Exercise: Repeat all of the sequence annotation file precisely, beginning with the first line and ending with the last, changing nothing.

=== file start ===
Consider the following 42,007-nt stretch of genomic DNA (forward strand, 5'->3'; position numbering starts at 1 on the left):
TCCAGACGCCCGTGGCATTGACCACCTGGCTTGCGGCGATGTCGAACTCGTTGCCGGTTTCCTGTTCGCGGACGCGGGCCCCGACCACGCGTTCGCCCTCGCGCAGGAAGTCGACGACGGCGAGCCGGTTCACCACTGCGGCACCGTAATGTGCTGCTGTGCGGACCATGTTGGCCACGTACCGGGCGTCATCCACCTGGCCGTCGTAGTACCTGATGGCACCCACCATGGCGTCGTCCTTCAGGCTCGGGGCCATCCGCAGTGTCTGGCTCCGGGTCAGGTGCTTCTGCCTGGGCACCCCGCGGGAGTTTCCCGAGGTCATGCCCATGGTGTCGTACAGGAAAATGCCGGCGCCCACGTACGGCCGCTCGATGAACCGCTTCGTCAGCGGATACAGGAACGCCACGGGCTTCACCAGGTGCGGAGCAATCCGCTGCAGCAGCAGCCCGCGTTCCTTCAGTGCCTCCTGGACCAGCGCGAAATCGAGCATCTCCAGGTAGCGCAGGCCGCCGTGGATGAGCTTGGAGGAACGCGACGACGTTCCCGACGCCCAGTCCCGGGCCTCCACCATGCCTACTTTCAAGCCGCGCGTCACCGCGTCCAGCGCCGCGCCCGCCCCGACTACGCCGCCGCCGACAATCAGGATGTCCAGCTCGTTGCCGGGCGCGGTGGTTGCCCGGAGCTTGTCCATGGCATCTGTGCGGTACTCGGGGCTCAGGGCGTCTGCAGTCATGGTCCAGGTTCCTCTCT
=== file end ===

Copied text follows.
Consider the following 42,007-nt stretch of genomic DNA (forward strand, 5'->3'; position numbering starts at 1 on the left):
TCCAGACGCCCGTGGCATTGACCACCTGGCTTGCGGCGATGTCGAACTCGTTGCCGGTTTCCTGTTCGCGGACGCGGGCCCCGACCACGCGTTCGCCCTCGCGCAGGAAGTCGACGACGGCGAGCCGGTTCACCACTGCGGCACCGTAATGTGCTGCTGTGCGGACCATGTTGGCCACGTACCGGGCGTCATCCACCTGGCCGTCGTAGTACCTGATGGCACCCACCATGGCGTCGTCCTTCAGGCTCGGGGCCATCCGCAGTGTCTGGCTCCGGGTCAGGTGCTTCTGCCTGGGCACCCCGCGGGAGTTTCCCGAGGTCATGCCCATGGTGTCGTACAGGAAAATGCCGGCGCCCACGTACGGCCGCTCGATGAACCGCTTCGTCAGCGGATACAGGAACGCCACGGGCTTCACCAGGTGCGGAGCAATCCGCTGCAGCAGCAGCCCGCGTTCCTTCAGTGCCTCCTGGACCAGCGCGAAATCGAGCATCTCCAGGTAGCGCAGGCCGCCGTGGATGAGCTTGGAGGAACGCGACGACGTTCCCGACGCCCAGTCCCGGGCCTCCACCATGCCTACTTTCAAGCCGCGCGTCACCGCGTCCAGCGCCGCGCCCGCCCCGACTACGCCGCCGCCGACAATCAGGATGTCCAGCTCGTTGCCGGGCGCGGTGGTTGCCCGGAGCTTGTCCATGGCATCTGTGCGGTACTCGGGGCTCAGGGCGTCTGCAGTCATGGTCCAGGTTCCTCTCT